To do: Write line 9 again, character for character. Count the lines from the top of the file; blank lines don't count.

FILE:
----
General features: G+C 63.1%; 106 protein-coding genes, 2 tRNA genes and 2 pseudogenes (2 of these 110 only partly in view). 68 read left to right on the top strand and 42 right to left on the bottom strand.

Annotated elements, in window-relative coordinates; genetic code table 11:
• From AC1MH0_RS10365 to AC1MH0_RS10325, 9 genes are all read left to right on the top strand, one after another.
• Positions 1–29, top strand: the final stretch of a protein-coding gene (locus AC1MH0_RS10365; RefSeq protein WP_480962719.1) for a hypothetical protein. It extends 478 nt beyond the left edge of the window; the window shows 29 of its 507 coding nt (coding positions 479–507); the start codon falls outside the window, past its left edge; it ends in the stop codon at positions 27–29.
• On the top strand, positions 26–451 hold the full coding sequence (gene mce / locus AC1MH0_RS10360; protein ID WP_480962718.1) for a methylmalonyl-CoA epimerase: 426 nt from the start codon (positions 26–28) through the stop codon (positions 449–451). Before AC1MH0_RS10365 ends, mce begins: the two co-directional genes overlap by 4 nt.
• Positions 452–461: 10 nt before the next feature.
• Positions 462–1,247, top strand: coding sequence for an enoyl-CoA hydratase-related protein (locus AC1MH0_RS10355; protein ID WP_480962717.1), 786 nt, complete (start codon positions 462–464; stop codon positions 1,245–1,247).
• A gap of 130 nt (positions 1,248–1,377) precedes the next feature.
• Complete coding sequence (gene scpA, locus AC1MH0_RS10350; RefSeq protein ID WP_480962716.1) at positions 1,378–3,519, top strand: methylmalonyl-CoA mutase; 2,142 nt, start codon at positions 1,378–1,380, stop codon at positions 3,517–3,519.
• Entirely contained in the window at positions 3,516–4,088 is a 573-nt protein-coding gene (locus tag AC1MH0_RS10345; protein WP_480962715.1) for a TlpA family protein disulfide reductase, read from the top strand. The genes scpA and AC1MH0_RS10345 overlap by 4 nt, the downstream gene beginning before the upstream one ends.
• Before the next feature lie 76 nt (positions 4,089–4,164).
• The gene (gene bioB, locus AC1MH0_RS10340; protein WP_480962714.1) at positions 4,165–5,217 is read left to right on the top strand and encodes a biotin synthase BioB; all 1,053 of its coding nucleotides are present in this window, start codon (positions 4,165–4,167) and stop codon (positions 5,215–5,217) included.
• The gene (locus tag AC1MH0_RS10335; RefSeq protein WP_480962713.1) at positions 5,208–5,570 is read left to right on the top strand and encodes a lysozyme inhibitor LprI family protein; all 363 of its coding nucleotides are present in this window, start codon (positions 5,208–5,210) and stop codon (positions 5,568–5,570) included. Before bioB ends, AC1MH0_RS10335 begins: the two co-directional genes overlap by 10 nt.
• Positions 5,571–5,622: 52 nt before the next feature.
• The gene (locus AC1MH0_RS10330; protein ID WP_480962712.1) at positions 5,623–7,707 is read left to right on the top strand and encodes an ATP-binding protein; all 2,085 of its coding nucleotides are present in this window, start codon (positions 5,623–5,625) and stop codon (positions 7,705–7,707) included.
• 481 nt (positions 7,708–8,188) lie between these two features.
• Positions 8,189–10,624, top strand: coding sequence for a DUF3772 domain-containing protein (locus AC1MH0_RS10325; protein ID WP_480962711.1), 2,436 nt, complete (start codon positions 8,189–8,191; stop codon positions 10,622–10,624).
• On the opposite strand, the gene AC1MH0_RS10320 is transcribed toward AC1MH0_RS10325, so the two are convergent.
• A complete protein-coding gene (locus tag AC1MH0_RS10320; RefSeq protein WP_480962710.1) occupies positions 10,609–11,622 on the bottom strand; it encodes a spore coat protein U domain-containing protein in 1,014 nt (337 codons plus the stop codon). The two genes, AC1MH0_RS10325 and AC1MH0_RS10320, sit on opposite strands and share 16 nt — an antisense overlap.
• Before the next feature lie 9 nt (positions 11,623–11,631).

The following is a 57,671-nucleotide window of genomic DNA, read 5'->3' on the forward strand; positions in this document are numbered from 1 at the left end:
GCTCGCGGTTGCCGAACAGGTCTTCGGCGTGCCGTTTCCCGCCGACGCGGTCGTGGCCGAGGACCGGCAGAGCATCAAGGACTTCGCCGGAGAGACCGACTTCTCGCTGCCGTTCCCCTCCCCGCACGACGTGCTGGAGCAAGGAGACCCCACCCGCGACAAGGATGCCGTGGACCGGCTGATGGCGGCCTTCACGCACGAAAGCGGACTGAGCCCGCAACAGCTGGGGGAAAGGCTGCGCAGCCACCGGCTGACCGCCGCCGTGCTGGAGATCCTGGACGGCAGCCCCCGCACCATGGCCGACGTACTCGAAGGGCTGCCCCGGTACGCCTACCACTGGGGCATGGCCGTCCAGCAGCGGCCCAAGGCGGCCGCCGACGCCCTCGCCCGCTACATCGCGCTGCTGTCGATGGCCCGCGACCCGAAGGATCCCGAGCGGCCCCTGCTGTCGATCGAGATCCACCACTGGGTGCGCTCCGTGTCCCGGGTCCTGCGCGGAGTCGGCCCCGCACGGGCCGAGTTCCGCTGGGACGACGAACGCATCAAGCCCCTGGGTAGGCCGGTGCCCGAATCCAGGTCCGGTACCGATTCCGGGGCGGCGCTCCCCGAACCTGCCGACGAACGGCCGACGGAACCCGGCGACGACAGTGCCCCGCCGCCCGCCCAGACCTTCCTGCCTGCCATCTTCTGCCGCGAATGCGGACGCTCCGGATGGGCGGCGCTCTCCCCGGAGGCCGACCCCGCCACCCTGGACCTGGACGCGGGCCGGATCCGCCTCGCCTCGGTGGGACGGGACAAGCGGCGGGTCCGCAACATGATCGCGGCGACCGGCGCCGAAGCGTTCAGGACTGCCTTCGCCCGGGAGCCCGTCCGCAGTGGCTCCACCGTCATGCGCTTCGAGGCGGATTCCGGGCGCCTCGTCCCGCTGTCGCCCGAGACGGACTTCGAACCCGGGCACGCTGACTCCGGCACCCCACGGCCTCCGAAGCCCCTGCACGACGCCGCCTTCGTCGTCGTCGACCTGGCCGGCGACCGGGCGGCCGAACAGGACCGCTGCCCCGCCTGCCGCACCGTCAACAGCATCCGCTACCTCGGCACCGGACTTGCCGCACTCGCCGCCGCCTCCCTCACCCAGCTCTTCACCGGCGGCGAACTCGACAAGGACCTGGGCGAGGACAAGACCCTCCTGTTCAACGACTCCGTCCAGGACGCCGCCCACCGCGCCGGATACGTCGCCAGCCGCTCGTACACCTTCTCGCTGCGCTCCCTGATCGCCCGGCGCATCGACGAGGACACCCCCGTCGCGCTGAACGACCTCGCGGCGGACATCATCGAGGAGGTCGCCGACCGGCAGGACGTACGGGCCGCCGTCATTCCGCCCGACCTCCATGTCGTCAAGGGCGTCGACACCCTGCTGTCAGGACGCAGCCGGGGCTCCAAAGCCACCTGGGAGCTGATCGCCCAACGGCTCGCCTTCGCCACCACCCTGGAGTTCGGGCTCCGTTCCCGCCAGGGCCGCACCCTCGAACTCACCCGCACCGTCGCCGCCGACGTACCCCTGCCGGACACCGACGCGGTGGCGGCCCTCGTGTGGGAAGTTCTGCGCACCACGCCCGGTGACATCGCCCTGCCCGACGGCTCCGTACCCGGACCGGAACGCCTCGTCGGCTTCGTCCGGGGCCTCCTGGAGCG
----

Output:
• Complete coding sequence (gene scpA, locus AC1MH0_RS10350; RefSeq protein ID WP_480962716.1) at positions 1,378–3,519, top strand: methylmalonyl-CoA mutase; 2,142 nt, start codon at positions 1,378–1,380, stop codon at positions 3,517–3,519.